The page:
Last night I had the pleasure of attending a reading of Trumpets and Table Tipping, a new Houdini play by magician and author Charlie Mount. The reading was held at Theatre West in North Hollywood (near Universal Studios) and is part of the Theatre West New Works Play Festival 2023.
I've seen a fair amount of Houdini plays in my day, and this was certainly among the best. Even though this was just a reading (with the actors lined up on stage at podiums), the performers gave it their all, and the storytelling was vivid enough that I feel like I "saw" a full production.
The story is set at the home of the fictional Kathleen D'Arcy in Sleepy Hollow, New York, in 1913. Kathleen is suffering from tuberculosis and has engaged a famous medium to contact her recently deceased husband, Gabriel. Houdini and Bess are among the attendees, and Houdini must decide whether to expose the medium or allow Kathleen to find her final peace in his manifestations.
The play is a true ensemble. Houdini does not dominate the action, nor does he try. Houdini's character is not aggressive or bombastic as he's so often portrayed on stage and film. He quietly watches the proceedings, but when he does choose to act or interject, its a show stopper. His great intelligence trumps his ego, and you really get a sense this is what it would be like to have Houdini in your home. Credit to actor Nick McDow Musleh who gives Houdini quiet power and gravitas. Even bearded, you can see the real Houdini in his eyes and performance.
However, it's the treatment of Bess that, for me, really sets this play apart. The program describes Bess as "burning with wisdom, empathy and intelligence," and that all comes across in the skilled and naturalistic performance of Samantha Layton Gregory. I've never seen a Houdini play that works so hard to present Harry and Bess as true partners. Here they really feel like a couple who have been married for 19 years and have performed together for just as long. Bess is an invisible force working several steps ahead of her husband, setting up the moves she knows he will make, even before he realizes it himself. There's also a world-weariness to them both that feels very honest. It was exciting to see "The Houdinis" up on that stage.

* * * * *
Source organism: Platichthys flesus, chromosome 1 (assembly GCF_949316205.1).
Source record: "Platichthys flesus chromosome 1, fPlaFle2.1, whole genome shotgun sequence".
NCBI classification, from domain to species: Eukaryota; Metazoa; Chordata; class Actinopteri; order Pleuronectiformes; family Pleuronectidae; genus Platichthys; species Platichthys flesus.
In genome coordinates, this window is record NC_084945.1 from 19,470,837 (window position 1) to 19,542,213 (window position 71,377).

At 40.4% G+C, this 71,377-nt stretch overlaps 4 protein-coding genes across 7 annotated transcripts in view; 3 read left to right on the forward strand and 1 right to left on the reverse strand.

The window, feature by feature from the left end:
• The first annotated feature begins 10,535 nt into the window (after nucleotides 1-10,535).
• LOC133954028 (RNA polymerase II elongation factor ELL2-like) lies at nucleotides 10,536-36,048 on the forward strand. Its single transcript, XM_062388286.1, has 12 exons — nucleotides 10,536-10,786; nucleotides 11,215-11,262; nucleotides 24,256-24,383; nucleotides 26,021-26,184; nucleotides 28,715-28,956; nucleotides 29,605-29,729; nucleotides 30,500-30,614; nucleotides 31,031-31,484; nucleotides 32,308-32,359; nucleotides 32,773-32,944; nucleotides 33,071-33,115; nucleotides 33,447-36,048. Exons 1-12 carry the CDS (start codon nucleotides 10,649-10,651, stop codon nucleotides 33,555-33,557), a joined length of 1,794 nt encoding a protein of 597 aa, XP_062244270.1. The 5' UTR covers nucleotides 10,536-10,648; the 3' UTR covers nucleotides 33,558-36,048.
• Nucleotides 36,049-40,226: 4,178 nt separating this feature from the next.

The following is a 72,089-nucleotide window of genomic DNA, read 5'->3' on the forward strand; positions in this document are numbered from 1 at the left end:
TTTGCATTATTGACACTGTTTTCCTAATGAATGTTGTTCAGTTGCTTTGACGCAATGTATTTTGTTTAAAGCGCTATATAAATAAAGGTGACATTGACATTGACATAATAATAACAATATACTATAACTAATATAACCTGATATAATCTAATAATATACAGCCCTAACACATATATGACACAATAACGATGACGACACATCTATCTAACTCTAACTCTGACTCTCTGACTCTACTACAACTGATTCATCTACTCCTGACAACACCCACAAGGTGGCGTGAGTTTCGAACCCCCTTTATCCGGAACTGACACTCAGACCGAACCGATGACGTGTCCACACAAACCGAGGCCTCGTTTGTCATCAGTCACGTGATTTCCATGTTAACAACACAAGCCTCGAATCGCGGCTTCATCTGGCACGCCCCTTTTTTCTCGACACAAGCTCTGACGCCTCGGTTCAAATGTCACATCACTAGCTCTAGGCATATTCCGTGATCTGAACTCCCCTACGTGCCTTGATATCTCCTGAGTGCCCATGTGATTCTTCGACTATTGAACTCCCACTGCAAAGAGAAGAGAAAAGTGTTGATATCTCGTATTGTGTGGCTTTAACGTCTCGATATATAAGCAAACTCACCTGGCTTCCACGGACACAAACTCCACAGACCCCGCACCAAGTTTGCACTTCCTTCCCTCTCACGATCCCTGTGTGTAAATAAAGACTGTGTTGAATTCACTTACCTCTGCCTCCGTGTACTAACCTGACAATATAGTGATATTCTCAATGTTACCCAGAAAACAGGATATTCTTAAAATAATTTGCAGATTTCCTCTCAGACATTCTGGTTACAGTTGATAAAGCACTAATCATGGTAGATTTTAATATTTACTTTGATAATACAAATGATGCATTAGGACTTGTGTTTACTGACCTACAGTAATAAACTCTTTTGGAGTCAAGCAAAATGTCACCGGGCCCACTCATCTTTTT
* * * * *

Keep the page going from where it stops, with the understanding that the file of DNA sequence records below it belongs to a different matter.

There's also some nice Houdini history woven into the narrative. Bess tells the story of marrying Harry in Coney Island, and of "Houdini" (she draws a distinction between to the two) conjuring her fathers's name on his arm. The play is set three months after Houdini's mother's death, and Houdini mentions having cancelled dates in Italy (nice research there). The Voisin gets a mention, and Houdini tells the "unlocked cell" story. We also get mind reading and a handcuff escape. While the play is fictional to be sure, it respects and stays within the boundaries of real Houdini history, which I always appreciate. Judging by the Q&A afterwards, the audience did as well.
All the other actors are excellent and every part is well fleshed out. Mary Elizabeth Somers plays the unfortunate Kathleen D'Arcy; Amelia Vargas is Eliza D'Arcy ("Inexperienced, but possessing a hungry mind"); Liv Denevi plays maid Noreen Corrick ("Outwardly brave but underneath terrified of something mysterious"); Benjamin Scuglia is Dr. Jasper Perry ("Irascible man of science"); Cecil Jennings is Jonathan Ruggles ("Brash and ambitious young man of industry"); and David Baer plays the bogus medium, Emmett Lee. They all made the reading come alive with their fine performances. I should also mention that author Charlie Mount, who read the scene descriptions, worked in a bit of spooky stage magic which the audience enjoyed immensely.
Having been so entertained by this reading, I can only imagine how powerful a fully mounted production of Trumpets and Table Tipping would be. Here's hoping one day we will see that!
Want more? Members of my Patreon can download a PDF of last night's program, which contains the proposed stage setting as well as Houdini facts and photos. Just click below.